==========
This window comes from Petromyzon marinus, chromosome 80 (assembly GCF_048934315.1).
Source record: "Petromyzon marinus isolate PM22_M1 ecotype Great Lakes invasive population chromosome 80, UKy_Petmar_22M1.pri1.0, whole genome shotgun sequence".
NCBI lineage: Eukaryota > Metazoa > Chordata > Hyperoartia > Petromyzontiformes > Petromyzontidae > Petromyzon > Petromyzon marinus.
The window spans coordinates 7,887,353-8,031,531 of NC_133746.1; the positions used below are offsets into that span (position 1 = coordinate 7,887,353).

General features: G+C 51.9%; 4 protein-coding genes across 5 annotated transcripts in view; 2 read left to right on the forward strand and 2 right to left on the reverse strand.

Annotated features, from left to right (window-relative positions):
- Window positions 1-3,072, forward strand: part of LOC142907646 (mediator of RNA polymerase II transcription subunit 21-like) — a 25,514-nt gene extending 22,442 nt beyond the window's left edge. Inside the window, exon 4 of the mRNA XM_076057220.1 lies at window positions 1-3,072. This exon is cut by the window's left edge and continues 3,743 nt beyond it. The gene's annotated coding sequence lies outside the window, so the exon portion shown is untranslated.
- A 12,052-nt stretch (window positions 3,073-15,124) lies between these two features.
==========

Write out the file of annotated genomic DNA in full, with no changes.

This window comes from Petromyzon marinus, chromosome 80 (assembly GCF_048934315.1).
Source record: "Petromyzon marinus isolate PM22_M1 ecotype Great Lakes invasive population chromosome 80, UKy_Petmar_22M1.pri1.0, whole genome shotgun sequence".
NCBI lineage: Eukaryota > Metazoa > Chordata > Hyperoartia > Petromyzontiformes > Petromyzontidae > Petromyzon > Petromyzon marinus.
The window spans coordinates 7,887,353-8,031,531 of NC_133746.1; the positions used below are offsets into that span (position 1 = coordinate 7,887,353).

General features: G+C 51.9%; 4 protein-coding genes across 5 annotated transcripts in view; 2 read left to right on the forward strand and 2 right to left on the reverse strand.

Annotated features, from left to right (window-relative positions):
- Window positions 1-3,072, forward strand: part of LOC142907646 (mediator of RNA polymerase II transcription subunit 21-like) — a 25,514-nt gene extending 22,442 nt beyond the window's left edge. Inside the window, exon 4 of the mRNA XM_076057220.1 lies at window positions 1-3,072. This exon is cut by the window's left edge and continues 3,743 nt beyond it. The gene's annotated coding sequence lies outside the window, so the exon portion shown is untranslated.
- A 12,052-nt stretch (window positions 3,073-15,124) lies between these two features.